I wanted to tell her that I loved her, too, but it was too late. The connection was broken.
I gave Frank her message.
“Nancy said that?” He was surprised and touched.
“Uh-huh. It was a very strange call, Frank. Spooky, kind of. It was almost as if she were saying good-bye.”
I called White Deer Run on Monday afternoon from the office. The woman I needed to speak with in admissions was out sick. I was told to phone later in the week.
Nancy didn’t call on Monday night. I supposed she had nothing to report about her kidneys.
Nancy didn’t call on Tuesday night, either. I had a vague uneasiness, but I didn’t give in to the temptation to call her. If she was coping with her problems, I didn’t want to interfere with the process. She knew where to reach me.
She didn’t call on Wednesday either. Wednesday was Yom Kippur. I became more uneasy.
On Thursday morning it was glorious and crisp, a beautiful autumn day. I drove to the office early, my mind on all of the work piled up on my desk. I made a mental note to phone White Deer Run, but crises kept coming up at the office and I still hadn’t had a chance to call at two o’clock.
I was coming out of the computer room and crossing the main office to my own office when one of the secretaries said, “Debbie, you have a call. The receptionist wants you to buzz her before you take it.”
I buzzed the receptionist.
“It’s a Lieutenant Hunter from the Lower Moreland police,” she told me. “I just thought you’d like to know.”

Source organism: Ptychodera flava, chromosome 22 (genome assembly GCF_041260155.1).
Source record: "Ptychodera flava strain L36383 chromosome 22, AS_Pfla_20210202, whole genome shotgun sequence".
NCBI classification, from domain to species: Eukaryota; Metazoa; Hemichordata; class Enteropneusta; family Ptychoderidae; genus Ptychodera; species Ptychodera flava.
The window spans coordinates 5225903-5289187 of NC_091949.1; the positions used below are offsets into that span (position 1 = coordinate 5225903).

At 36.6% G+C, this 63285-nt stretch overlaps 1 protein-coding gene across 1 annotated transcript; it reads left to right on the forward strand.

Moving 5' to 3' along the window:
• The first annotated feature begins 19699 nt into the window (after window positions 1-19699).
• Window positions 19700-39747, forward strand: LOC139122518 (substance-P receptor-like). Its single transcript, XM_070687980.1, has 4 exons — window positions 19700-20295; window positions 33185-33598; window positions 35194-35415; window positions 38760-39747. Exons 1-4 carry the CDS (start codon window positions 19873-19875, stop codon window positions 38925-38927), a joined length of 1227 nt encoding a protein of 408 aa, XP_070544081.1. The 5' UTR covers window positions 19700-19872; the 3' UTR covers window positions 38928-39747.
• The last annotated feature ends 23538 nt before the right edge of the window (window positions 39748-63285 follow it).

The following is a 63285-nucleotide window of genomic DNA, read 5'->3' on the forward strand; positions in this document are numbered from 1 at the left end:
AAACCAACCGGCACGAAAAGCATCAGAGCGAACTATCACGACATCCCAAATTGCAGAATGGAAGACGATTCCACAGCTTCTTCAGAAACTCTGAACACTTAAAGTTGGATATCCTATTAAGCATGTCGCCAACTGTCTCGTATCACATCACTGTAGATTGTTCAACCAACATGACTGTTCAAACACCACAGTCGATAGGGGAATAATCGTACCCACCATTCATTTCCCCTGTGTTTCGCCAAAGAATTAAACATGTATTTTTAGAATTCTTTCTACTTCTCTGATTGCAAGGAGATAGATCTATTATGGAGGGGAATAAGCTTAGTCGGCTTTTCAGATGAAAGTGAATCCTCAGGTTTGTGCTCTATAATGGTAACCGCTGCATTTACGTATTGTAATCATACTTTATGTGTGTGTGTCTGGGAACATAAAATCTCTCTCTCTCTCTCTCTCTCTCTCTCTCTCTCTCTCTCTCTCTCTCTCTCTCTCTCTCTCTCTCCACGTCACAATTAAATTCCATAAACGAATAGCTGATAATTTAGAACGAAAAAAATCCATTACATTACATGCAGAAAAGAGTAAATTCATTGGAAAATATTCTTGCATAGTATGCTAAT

I wondered what the local police wanted of me.
I thanked her, and picked up the telephone on my desk.
“This is Deborah Spungen,” I said. “Can I help you, Lieutenant Hunter?”
He sounded very uncomfortable.
“Your… next-door neighbor told us where to find you,” Lieutenant Hunter said. “We were out at your house.”
“What’s this about?” I asked.
“The, uh, New York Police Department would like to speak to you. Something has happened to your daughter Nancy.”
“What happened to her?” I pressed, confused by his vagueness
He didn’t answer me. Instead he gave me the name of a detective and a number to call in New York. Then he was silent.
Suddenly my face felt very hot.
“Lieutenant, please tell me what happened. It’s okay. I’m ready for anything. Believe me. But I will not hang up this phone until you tell me what has happened to my daughter.”
“Mrs. Spungen, I’m sorry to tell you that your daughter is dead.”
My first reaction was disbelief. We’d been through so much together over the past twenty years. I had thought I’d somehow sense her death. I did not.
But it was over, really over. My head seemed to swell up in response, as if someone were using a bicycle pump on it. It must have been a drug overdose. What else could it have been?
Since I shared my office with somebody else, I went to look for my boss to ask him if I could call the NYPD from his office. He wasn’t in his office. I went out into the main office. There were a hundred or so people working and talking out there. They made no noise. Their world was soundless. I felt like I was floating, my head up somewhere near the ceiling.
I did find a vice-president, talking to someone at a desk. I stood beside him for a minute, but he didn’t seem to notice me. I thought about just waiting there until my head exploded all over the place. Then he’d notice me.
I didn’t wait. “Nancy’s dead!” I shouted. “Can I use Joe’s office?”
He stared at me, stunned. Everywhere people looked at me. He nodded.